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Dance honours the legacy of noteworthy inventor and writer


Bangarra Dance Theatre’s 30th anniversary tour sees the return of a work close to the heart of South Australian choreographer Frances Rings, who says bringing it to the Adelaide stage is ‘probably more stressful than opening at the Opera House’.

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Bangarra: 30 years of sixty five thousand, coming to the Adelaide Festival Centre from September 19-21, comprises a three-part program of contemporary dance performed by Aboriginal and Torres Strait Islander artists from across Australia.  

It opens with Frances Rings’ Unaipon, which was first performed 15 years ago and explores the story of Ngarrindjeri author and inventor David Unaipon, who features on the Australian $50 note.

Rings, a Kokatha woman who originally joined Bangarra in 1993 and was appointed the company’s first associate artistic director earlier this year, explains what else audiences can expect from the 30th anniversary show, why she feels such a strong connection to Unaipon, and how it feels to bring her work home to Adelaide.

How do the three works selected for this concert encapsulate what Bangarra Dance Theatre is about and the stories it seeks to tell?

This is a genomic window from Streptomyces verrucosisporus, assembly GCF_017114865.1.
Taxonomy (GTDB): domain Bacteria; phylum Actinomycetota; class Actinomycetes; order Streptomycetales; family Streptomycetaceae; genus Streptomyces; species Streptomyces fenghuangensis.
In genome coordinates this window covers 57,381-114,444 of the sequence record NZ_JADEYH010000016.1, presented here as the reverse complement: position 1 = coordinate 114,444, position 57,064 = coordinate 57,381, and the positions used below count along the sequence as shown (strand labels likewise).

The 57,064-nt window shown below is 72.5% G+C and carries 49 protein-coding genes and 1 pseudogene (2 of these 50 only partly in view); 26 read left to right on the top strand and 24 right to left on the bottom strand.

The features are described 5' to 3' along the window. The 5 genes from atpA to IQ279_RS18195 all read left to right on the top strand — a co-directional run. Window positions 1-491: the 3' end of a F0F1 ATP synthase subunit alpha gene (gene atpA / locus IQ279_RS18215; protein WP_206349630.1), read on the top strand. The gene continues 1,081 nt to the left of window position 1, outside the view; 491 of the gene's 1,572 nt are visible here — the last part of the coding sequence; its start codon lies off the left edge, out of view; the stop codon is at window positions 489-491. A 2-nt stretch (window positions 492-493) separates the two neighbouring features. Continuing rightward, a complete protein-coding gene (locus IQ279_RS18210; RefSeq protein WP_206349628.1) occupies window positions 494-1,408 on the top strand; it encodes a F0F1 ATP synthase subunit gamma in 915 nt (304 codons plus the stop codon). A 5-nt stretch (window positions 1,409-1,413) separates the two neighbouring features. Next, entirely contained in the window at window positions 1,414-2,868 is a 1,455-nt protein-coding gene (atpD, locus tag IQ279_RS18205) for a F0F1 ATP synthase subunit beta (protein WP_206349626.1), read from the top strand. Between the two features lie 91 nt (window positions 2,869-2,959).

Each of these three works acknowledge a significant moment in the 30 years of Bangarra’s life cycle.

Unaipon marks an important moment, as it was the first work inspired by an historical figure who has made incredible contributions to Australian history. It was an important turning point in Bangarra’s creative life, as narrative works such as Patyegarang, Mathinna and Bennelong were to follow soon after.

Stamping Ground, by world-renowned Czech choreographer Jiri Kylian, is the first work to be performed by the company that is choreographed by a non-Indigenous choreographer. The story of this work is fascinating, as it is a response to his immersion into Indigenous ceremony. It was created in 1983 and it has generously been gifted to be performed as part of our 30th program.